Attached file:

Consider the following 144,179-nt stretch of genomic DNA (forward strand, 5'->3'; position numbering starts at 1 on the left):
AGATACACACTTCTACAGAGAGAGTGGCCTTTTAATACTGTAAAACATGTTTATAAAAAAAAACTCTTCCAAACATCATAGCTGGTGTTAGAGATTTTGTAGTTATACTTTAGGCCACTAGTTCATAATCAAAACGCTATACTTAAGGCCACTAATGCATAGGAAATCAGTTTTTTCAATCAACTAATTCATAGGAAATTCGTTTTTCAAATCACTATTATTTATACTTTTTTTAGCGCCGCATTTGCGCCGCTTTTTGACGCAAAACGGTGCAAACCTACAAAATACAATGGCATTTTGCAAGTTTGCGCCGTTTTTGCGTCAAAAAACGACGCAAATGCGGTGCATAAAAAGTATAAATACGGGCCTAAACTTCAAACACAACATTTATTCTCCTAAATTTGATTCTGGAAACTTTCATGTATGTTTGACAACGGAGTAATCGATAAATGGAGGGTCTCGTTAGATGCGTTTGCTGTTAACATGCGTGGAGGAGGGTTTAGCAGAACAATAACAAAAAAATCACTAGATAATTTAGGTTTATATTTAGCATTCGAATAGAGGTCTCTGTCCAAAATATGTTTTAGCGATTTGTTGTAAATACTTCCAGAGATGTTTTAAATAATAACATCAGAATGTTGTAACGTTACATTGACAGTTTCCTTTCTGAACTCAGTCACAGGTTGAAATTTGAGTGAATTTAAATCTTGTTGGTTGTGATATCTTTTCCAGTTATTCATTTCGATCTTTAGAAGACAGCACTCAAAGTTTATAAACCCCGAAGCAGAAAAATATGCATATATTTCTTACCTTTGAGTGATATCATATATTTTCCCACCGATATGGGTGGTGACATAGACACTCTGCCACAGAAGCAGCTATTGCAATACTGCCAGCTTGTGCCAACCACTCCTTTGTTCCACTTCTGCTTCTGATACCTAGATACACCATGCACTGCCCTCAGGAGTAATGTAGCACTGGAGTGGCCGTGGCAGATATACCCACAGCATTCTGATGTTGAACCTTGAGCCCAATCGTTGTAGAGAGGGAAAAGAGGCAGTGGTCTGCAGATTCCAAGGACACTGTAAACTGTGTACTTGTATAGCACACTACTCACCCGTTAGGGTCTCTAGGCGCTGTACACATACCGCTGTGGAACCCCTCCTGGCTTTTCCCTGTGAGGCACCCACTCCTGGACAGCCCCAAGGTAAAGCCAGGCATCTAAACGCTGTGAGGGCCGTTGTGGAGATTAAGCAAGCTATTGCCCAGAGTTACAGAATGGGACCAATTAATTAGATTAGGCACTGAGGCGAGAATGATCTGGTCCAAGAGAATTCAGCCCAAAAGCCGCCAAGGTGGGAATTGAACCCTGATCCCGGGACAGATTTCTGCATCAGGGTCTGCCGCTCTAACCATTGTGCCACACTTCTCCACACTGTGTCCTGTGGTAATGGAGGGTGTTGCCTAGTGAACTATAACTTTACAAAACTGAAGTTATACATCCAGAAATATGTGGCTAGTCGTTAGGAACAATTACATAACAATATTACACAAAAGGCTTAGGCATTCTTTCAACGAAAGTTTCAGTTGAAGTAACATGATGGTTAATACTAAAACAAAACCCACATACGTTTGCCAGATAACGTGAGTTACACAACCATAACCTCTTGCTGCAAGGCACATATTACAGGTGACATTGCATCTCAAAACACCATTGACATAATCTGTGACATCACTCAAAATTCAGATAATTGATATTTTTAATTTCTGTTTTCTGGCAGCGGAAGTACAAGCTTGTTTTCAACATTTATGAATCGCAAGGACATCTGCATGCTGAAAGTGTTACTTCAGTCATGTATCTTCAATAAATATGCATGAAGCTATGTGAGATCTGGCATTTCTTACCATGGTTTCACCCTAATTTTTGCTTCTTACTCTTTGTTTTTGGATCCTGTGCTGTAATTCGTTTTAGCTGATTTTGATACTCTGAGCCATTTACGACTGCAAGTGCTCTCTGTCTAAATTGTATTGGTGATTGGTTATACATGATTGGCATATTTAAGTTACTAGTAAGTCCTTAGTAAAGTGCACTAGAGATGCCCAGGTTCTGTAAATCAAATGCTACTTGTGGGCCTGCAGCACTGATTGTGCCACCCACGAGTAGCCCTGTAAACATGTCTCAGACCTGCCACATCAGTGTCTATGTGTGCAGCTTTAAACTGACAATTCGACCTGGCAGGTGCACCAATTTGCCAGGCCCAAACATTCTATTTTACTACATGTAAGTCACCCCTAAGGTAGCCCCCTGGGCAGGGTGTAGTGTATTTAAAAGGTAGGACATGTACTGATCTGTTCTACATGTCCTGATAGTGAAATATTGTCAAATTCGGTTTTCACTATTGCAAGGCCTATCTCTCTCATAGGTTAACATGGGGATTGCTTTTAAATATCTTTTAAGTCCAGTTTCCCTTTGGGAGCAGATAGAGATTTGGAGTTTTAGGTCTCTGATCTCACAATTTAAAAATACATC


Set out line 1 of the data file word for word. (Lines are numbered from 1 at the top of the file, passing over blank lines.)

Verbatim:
Consider the following 144,179-nt stretch of genomic DNA (forward strand, 5'->3'; position numbering starts at 1 on the left):